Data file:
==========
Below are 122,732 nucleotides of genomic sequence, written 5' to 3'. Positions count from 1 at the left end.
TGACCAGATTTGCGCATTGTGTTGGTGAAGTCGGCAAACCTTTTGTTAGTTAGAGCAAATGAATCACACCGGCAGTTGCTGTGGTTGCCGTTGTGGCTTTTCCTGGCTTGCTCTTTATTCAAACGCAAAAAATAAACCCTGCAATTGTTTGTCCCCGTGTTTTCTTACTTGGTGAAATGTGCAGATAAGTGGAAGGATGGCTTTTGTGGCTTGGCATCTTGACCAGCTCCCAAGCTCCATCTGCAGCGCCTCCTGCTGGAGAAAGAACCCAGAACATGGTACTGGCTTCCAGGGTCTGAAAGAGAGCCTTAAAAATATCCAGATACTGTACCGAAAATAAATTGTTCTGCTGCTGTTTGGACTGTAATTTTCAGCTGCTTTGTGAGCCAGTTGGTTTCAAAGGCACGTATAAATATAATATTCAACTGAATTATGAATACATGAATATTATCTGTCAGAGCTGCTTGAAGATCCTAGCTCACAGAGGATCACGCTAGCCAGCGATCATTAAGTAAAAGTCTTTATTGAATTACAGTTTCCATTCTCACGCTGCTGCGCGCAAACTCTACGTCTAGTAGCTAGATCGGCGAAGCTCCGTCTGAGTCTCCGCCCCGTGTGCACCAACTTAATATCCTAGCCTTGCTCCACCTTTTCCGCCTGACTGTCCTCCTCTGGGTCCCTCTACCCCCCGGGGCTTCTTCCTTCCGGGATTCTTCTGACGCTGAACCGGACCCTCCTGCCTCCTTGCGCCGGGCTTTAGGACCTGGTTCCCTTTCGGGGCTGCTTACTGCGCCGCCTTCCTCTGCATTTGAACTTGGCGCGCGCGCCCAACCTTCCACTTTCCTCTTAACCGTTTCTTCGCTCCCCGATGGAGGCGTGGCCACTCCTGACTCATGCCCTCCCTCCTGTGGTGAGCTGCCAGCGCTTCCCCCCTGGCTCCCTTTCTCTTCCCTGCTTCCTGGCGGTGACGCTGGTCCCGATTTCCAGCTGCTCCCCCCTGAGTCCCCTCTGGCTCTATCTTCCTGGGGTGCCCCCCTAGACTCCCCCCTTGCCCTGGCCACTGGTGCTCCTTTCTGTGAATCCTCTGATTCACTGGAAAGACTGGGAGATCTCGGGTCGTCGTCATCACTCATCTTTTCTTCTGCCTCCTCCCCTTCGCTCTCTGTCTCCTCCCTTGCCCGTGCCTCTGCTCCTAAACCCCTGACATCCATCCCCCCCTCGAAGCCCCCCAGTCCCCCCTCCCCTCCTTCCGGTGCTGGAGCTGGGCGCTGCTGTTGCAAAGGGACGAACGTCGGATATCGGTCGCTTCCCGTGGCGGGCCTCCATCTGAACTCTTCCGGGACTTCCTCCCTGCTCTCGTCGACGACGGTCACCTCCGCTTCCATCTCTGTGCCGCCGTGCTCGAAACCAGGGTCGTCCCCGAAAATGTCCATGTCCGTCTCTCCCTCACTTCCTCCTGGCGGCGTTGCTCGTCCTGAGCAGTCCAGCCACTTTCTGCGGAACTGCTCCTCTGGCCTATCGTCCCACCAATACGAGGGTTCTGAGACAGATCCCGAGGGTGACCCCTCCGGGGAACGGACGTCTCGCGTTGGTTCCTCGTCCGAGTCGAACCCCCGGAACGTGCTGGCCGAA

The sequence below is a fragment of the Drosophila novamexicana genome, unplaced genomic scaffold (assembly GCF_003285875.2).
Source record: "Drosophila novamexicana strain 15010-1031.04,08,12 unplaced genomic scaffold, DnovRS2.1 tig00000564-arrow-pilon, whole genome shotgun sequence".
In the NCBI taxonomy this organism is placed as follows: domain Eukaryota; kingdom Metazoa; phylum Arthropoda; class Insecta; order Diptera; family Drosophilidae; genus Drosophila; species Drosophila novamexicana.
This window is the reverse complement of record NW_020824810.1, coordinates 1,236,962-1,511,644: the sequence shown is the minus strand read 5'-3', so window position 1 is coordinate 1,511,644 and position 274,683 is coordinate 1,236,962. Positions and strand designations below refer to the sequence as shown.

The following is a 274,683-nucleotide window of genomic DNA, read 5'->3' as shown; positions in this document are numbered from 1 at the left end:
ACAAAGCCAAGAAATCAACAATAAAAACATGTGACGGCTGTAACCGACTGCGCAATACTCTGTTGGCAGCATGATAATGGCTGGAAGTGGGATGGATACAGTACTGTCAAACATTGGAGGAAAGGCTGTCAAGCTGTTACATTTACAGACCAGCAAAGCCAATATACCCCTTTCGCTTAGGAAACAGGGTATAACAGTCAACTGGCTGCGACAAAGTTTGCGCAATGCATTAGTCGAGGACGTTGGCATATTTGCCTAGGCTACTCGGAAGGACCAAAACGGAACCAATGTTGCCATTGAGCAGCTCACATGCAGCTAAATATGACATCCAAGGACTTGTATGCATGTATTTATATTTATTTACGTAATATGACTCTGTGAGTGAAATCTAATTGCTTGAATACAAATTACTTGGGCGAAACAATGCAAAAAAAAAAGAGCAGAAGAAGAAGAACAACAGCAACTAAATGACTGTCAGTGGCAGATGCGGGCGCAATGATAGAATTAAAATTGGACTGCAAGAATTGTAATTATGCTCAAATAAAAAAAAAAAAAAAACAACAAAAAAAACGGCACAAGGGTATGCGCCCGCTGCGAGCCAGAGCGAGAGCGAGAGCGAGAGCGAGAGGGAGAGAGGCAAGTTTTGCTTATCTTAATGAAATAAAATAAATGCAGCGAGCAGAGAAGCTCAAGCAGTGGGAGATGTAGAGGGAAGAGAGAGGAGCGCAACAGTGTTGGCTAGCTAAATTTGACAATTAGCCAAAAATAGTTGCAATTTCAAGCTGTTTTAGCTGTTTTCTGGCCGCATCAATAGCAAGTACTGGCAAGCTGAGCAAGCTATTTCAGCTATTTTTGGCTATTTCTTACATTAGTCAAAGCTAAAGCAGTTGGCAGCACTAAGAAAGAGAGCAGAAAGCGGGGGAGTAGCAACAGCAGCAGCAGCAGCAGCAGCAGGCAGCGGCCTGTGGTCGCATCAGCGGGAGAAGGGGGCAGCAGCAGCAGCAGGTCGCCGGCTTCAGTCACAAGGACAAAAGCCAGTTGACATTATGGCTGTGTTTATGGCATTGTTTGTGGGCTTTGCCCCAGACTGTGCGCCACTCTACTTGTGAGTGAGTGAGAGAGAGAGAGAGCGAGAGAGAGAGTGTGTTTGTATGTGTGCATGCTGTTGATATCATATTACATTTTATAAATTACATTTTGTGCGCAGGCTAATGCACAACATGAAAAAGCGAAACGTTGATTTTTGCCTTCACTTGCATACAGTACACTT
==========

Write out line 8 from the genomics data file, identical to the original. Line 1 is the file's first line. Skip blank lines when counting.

ACAAAGCCAAGAAATCAACAATAAAAACATGTGACGGCTGTAACCGACTGCGCAATACTCTGTTGGCAGCATGATAATGGCTGGAAGTGGGATGGATACAGTACTGTCAAACATTGGAGGAAAGGCTGTCAAGCTGTTACATTTACAGACCAGCAAAGCCAATATACCCCTTTCGCTTAGGAAACAGGGTATAACAGTCAACTGGCTGCGACAAAGTTTGCGCAATGCATTAGTCGAGGACGTTGGCATATTTGCCTAGGCTACTCGGAAGGACCAAAACGGAACCAATGTTGCCATTGAGCAGCTCACATGCAGCTAAATATGACATCCAAGGACTTGTATGCATGTATTTATATTTATTTACGTAATATGACTCTGTGAGTGAAATCTAATTGCTTGAATACAAATTACTTGGGCGAAACAATGCAAAAAAAAAAGAGCAGAAGAAGAAGAACAACAGCAACTAAATGACTGTCAGTGGCAGATGCGGGCGCAATGATAGAATTAAAATTGGACTGCAAGAATTGTAATTATGCTCAAATAAAAAAAAAAAAAAAACAACAAAAAAAACGGCACAAGGGTATGCGCCCGCTGCGAGCCAGAGCGAGAGCGAGAGCGAGAGCGAGAGGGAGAGAGGCAAGTTTTGCTTATCTTAATGAAATAAAATAAATGCAGCGAGCAGAGAAGCTCAAGCAGTGGGAGATGTAGAGGGAAGAGAGAGGAGCGCAACAGTGTTGGCTAGCTAAATTTGACAATTAGCCAAAAATAGTTGCAATTTCAAGCTGTTTTAGCTGTTTTCTGGCCGCATCAATAGCAAGTACTGGCAAGCTGAGCAAGCTATTTCAGCTATTTTTGGCTATTTCTTACATTAGTCAAAGCTAAAGCAGTTGGCAGCACTAAGAAAGAGAGCAGAAAGCGGGGGAGTAGCAACAGCAGCAGCAGCAGCAGCAGCAGGCAGCGGCCTGTGGTCGCATCAGCGGGAGAAGGGGGCAGCAGCAGCAGCAGGTCGCCGGCTTCAGTCACAAGGACAAAAGCCAGTTGACATTATGGCTGTGTTTATGGCATTGTTTGTGGGCTTTGCCCCAGACTGTGCGCCACTCTACTTGTGAGTGAGTGAGAGAGAGAGAGAGCGAGAGAGAGAGTGTGTTTGTATGTGTGCATGCTGTTGATATCATATTACATTTTATAAATTACATTTTGTGCGCAGGCTAATGCACAACATGAAAAAGCGAAACGTTGATTTTTGCCTTCACTTGCATACAGTACACTT